While listening to the radio last week I learned that I am a member of the paranoid liberal bourgeoisie. Well there you go. News to me. Maybe I should be wearing a PLB badge to alert others to my sensitivities.
Apparently I am so designated because I do not think the UK parliament should be ditching the Human Rights Act in favour of a British Bill of Rights. I prefer to live in a country that respects humna rights of all people, and makes it as easy as possible for anyone whose human rights are infringed to be heard here at home rather than having to head for Strasbourg, with all the expense that entails.
And repealing one act, and replacing it with an another will not be cheap either. I thought the government wanted to save money, not profligately spend it because David Cameron doesn’t agree that prisoners should have the right to vote. Apparently the thought makes him feel physically sick. There are any number of things Dave and his chums get up to that make me fell physically sick, but I don’t expect the Exchequer to fork out to stop them. If only it would.
So for those of you confused about the HRA, this might help. It does not, as misreported in a certain paper mean that a man who held police at bay could demand KFC and the police had to supply it or his rights would have been breached. When the day dawns, as I hope it will, when animals have to be raised in humane environments, KFC will probably cease to exist. While I am on the animal bit, how many of you have signed the petition to stop the puppy farm breeding Beagles for experimentation that Dave has approved? Come on now. It’s not that hard. Or opposed the relaxation on hunting with hounds (also Beagles) meaning foxes will now be legally chased to exhaustion and torn apart in the name of sport. For all we hear that hunting is about controlling foxes, if you grew up in the country as I did, you learn that foxes are often nurtured just so that the local hunt can have the pleasure of killing them.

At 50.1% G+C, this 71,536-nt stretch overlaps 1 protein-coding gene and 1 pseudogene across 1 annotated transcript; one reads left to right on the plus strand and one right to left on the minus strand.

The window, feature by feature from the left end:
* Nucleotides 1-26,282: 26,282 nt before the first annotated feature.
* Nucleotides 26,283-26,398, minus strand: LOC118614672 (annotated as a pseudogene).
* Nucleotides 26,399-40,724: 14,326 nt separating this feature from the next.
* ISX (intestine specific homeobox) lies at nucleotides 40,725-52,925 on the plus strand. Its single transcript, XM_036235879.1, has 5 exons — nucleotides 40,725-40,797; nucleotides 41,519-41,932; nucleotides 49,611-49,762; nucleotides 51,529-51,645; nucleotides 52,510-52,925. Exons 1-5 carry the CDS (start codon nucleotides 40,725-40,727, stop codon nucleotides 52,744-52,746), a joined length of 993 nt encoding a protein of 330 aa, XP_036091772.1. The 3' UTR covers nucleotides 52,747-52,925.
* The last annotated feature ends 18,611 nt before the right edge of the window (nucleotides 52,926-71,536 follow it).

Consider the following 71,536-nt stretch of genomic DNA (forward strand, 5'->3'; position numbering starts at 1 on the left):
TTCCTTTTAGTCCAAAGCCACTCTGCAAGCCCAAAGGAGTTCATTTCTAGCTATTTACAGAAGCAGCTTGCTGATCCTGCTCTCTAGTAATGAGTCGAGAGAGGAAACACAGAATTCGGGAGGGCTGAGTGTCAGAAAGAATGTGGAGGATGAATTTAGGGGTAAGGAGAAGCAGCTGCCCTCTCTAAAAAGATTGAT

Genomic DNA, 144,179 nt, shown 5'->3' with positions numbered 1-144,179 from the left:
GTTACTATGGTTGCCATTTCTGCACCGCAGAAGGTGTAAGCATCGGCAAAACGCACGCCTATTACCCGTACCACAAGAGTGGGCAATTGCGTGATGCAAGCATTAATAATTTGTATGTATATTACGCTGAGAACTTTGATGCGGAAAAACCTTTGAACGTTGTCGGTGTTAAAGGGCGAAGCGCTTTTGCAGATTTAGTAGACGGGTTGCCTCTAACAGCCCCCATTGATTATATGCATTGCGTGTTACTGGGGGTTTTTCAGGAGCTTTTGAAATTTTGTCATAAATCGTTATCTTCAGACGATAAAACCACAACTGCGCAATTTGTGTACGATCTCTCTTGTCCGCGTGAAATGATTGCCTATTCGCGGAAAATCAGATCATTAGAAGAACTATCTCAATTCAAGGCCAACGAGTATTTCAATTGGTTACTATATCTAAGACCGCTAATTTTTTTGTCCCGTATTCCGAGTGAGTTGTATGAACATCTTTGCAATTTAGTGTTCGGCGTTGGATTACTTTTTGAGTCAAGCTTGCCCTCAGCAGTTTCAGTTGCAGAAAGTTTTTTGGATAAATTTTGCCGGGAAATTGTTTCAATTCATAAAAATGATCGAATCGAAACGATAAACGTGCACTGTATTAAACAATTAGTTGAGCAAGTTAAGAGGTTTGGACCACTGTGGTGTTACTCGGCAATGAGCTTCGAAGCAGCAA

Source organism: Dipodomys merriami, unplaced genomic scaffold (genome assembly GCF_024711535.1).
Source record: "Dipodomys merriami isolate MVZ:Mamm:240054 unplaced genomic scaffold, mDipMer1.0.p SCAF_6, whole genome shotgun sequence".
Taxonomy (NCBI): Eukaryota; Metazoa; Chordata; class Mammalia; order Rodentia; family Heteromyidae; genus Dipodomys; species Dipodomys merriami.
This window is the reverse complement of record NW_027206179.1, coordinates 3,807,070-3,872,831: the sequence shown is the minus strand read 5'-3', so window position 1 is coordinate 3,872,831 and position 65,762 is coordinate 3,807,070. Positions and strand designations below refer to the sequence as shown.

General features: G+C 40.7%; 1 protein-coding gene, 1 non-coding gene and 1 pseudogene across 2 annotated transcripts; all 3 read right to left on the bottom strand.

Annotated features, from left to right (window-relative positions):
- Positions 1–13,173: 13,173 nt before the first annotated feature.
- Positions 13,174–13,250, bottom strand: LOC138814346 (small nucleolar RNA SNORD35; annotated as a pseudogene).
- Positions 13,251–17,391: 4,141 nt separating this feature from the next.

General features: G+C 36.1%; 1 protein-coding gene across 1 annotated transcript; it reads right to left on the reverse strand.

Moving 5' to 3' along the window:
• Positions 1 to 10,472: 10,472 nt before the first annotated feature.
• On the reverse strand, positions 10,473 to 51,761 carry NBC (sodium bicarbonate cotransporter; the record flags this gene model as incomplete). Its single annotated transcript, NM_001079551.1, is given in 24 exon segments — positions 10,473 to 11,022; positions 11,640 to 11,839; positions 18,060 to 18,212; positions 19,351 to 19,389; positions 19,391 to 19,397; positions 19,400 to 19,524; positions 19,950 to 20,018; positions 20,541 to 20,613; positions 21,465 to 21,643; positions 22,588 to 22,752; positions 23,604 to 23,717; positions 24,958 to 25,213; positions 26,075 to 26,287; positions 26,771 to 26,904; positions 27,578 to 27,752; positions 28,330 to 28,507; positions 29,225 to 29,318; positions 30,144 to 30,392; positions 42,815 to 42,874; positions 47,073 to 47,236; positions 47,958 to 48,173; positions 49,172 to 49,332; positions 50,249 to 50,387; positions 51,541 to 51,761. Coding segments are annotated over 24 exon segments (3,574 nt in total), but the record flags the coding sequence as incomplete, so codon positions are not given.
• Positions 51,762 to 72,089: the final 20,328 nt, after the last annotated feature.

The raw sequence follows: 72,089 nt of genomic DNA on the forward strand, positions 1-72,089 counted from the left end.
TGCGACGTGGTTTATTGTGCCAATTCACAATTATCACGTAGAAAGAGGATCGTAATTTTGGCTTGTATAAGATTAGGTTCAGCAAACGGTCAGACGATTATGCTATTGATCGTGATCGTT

When I read Pseu’s post this evening,http://pseu1.wordpress.com/2012/01/06/river-of-stones-v/ just after listening to the News Quiz and laughing incontinently, I wanted to bury my head in my hands and cry, or go outside and rage at the moon.
Gradually, as I prepared supper, despair moved to anger.
We should be out on the streets. People living with dementia are still people. Continue reading
It was Nancy Mitford who led me to join Amnesty International. Not personally; she didn’t grasp my hand and suggest, in that cut glass Mitford accent, that I should check it out.
I read her novels and that led to reading about the Mitfords and Jessica Mitford’s autobiographical books, Hons and Rebels, and A Fine Old Conflict. After that, it wa a step to The American Prison Business. This was shelved in Guildford library with other books about penal systems, so I moved on to accounts of Oscar Wilde’s imprisonment, and Diary of A Chilean Concentration Camp. This last book described the horrors of the author’s incarceration in a matter-of-fact way that did more than any emotionally charged reports to appall and shock me. Continue reading